Celtic Music in Havana | April 28th, 2010

HAVANA TIMES, April 28 — “A festival of what?” one woman asked, as she watched a parade to the pipers moving down calleObispo in Old Havana. When she found out that it was a festival of Celtic music and tradition, her face grimaced as she wondered, “Are there really that many followers of that culture in Cuba?” That same question was posed by many people. But from April 6 to 13, Havana residents could enjoy a different atmosphere. Bagpipes, violins and guitars celebrated the musical inheritance that migrated from European Celtic nations to the western hemisphere. The Casa de la Poesía, the Centro Hispanoamericano as well as the Office of the City Historian were settings in which the performances were given by Irish artists Kilian Kennedy, Ryan McDonald and James P. Troy (on Highland bagpipes); Mary Jane Lamond (singing Gaelic songs), Liam O Maonlaoi (who constantly interacted with Cuban musicians), accordionist Niamh Ni Loud, the bagpipe band of Eduardo Lorenzo and the Centro Asturiano de la Habana. The public in attendance was well defined: the majority was younger people between the ages of 25 and 40, in addition to rock music lovers. One spectator, Gustavo —sporting a beard and long hair plaited into a braid— smiled to the chords of the duo made up of violinist Ward McDonald and guitarist Tim Chaisson. “I love this music,” he said. “Not only do I hear it, but I feel it deep in my being. I don’t know if in another life I was Celtic (laughing). But no, seriously, it’s a privilege to be able to see such fine musicians and not have to pay a dime… It was a great idea to put on the festival; magnificent artists have come here. Look, I never expected to listen to O Maonlaoi live. I was familiar with his recordings; some friends of mine in Canada sent them to me… But now I can see him playing barefooted with my own eyes…” Old Havana —which centuries ago greeted Catalan, Basque, Galician, Scottish and Irish immigrants— now welcomed the traditional parades of bagpipe bands, conferences, workshops (on singing, dancing and musical instruments such as the traditional violin, accordion and bagpipes), in addition to concerts. For Alberto, a young worker at the Ministry of Health, not everything was rose colored: “The foreign guests are superb, but what I don’t like listening to are Cuban artists singing traditional Irish songs. I don’t know, that passion strikes me as funny… it seems like they’re faking… just like some of the apparently fanatical audience… you see them there gathered here as if they were waiting for some god of the Irish pantheon, but those are the first people who when they leave the country start making their living giving salsa lessons…” According to Marcel Nazabal, a young piper and one of the organizers of the event, “Our objective is to make this an annual event… It’s a job that requires a lot of effort by several national and international institutions. This festival is the little brother of the great Celtic Colors, which takes place in Cape Breton in October every year; its president, Jackeline Taylor, has helped out a great deal so that we can enjoy what we’ve achieved.” The followers of Celtic music and tradition in Cuba now have their event. It’s good that there’s a space for everyone. All and all, our culture is a mixture of many others.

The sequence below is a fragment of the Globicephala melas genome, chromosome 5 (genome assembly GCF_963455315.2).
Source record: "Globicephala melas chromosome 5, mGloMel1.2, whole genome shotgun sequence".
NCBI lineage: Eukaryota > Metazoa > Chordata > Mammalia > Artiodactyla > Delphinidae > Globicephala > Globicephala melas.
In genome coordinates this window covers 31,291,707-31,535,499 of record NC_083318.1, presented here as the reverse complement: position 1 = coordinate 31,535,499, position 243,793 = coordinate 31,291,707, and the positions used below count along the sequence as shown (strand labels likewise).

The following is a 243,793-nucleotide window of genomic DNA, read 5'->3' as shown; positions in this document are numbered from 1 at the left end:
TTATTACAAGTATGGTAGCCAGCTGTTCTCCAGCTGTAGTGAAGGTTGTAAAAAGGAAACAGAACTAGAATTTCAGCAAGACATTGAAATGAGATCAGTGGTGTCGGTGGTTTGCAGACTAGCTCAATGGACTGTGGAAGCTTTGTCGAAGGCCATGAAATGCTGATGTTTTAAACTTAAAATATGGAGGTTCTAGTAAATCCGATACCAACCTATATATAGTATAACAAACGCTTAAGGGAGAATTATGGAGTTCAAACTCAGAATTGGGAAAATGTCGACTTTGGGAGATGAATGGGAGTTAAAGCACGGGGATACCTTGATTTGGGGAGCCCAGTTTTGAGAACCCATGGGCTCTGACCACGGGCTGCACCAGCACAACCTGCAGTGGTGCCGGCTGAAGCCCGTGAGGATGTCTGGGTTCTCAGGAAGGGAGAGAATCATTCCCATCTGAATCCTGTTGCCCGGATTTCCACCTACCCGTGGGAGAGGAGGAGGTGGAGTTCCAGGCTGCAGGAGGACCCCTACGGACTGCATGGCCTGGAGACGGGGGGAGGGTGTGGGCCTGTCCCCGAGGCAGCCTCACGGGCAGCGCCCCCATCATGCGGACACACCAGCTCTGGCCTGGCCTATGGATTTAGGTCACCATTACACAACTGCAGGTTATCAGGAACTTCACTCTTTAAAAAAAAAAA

Source: The Havana Times – http://www.havanatimes.org/?p=23406